Referring to FIG. 3, a simplified diagram of a conventional front-contact solar cell back to back diffusion is shown, in accordance with the invention. In general, silicon substrates 312 are vertically positioned within a quartz tube in a horizontal diffusion furnace 302. However, unlike common diffusion configurations, in an advantageous manner, substrates 312 are placed back to back (rear substrate surfaces facing each other) within a slot of substrate carrier boat 306. That is, a first set of ink films deposited in 310 on front surface 303 of each substrate 312 would be substantially exposed to ambient gas 304, while a second set of ink films 316 deposited on rear surface 313 of each substrate 312 would be substantially shielded from ambient gas 304. Consequently, if ambient gas 304 includes a dopant source, such as POCl3, a counter doped (second) ink 316 (such as for a BSF) on rear surface 313 would not be exposed to that dopant source. That is, second ink 316 may be used to dope the substrate without interference from the diffusion ambient, resulting in a different diffusion under the ink on the back of the substrate as opposed to the other areas of the sample.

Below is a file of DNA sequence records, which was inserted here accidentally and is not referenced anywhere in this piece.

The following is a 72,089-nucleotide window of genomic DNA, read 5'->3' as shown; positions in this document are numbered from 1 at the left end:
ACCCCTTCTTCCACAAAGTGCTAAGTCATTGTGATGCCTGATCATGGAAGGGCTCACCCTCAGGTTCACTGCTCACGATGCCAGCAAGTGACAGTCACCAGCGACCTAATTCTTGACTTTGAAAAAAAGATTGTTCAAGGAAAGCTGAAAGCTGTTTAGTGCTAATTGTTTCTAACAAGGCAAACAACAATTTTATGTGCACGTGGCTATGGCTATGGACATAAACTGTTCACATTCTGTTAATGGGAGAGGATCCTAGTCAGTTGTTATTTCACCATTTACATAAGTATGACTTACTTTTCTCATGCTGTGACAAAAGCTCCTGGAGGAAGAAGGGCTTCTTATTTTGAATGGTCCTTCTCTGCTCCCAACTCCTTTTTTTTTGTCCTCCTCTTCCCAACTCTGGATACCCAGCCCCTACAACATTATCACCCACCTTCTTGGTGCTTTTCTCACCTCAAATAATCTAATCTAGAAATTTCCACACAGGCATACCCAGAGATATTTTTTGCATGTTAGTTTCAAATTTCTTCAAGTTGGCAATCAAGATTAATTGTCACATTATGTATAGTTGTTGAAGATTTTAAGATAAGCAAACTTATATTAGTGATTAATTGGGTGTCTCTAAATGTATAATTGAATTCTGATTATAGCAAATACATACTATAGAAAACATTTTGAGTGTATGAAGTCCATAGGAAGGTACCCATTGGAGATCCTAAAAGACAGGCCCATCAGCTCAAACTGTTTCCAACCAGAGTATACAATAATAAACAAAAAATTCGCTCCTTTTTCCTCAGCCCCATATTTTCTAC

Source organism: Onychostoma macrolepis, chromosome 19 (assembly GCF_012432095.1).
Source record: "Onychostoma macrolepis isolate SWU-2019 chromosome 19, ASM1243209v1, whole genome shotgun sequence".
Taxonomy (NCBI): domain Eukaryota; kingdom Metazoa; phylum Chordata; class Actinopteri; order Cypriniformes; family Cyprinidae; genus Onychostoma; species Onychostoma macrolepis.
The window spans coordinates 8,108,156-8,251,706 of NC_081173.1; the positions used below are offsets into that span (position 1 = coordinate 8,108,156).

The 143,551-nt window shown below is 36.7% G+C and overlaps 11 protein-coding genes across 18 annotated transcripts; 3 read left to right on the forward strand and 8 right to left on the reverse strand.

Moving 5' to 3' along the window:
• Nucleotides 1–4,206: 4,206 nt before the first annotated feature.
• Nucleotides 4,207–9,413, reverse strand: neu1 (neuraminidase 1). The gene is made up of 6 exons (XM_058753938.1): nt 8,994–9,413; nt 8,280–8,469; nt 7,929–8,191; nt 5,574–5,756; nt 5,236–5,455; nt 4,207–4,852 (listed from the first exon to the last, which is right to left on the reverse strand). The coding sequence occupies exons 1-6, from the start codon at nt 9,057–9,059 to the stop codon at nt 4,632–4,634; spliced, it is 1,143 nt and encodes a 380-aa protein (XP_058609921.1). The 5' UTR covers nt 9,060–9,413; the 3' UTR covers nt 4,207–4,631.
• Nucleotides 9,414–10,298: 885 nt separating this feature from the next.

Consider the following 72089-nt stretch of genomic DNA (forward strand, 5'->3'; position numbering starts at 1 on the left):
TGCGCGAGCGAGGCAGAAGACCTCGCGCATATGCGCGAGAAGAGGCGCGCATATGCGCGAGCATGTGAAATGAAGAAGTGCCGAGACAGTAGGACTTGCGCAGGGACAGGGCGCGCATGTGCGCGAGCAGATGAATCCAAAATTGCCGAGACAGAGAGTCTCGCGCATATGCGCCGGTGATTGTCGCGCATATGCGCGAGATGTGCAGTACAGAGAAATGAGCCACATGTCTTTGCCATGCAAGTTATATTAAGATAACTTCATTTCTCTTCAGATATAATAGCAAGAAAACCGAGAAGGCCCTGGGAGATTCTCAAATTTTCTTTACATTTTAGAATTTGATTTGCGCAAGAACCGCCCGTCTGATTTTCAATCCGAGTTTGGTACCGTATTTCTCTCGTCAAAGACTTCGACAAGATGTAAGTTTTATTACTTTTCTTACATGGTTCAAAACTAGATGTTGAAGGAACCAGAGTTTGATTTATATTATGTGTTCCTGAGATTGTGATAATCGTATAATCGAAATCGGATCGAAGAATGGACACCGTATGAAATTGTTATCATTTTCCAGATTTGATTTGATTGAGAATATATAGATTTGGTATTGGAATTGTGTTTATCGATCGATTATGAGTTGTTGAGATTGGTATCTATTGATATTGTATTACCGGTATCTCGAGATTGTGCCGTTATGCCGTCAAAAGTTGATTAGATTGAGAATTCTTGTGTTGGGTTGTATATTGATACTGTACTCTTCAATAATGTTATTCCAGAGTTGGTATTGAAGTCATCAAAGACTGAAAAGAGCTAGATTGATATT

In addition to diffusion of the dopant from the ink into the underlying substrate during the diffusion process, some of the dopant may be transported across the inter-substrate gap 318 and diffuse into the neighboring substrate. In general, a portion of the dopant in the second ink film 313 may become volatile during the heating process (generally above 750° C.). To minimize unintended diffusion strength variations across the wafer, ink-covered areas are generally placed proximate to each other with substantially similar dopant concentrations.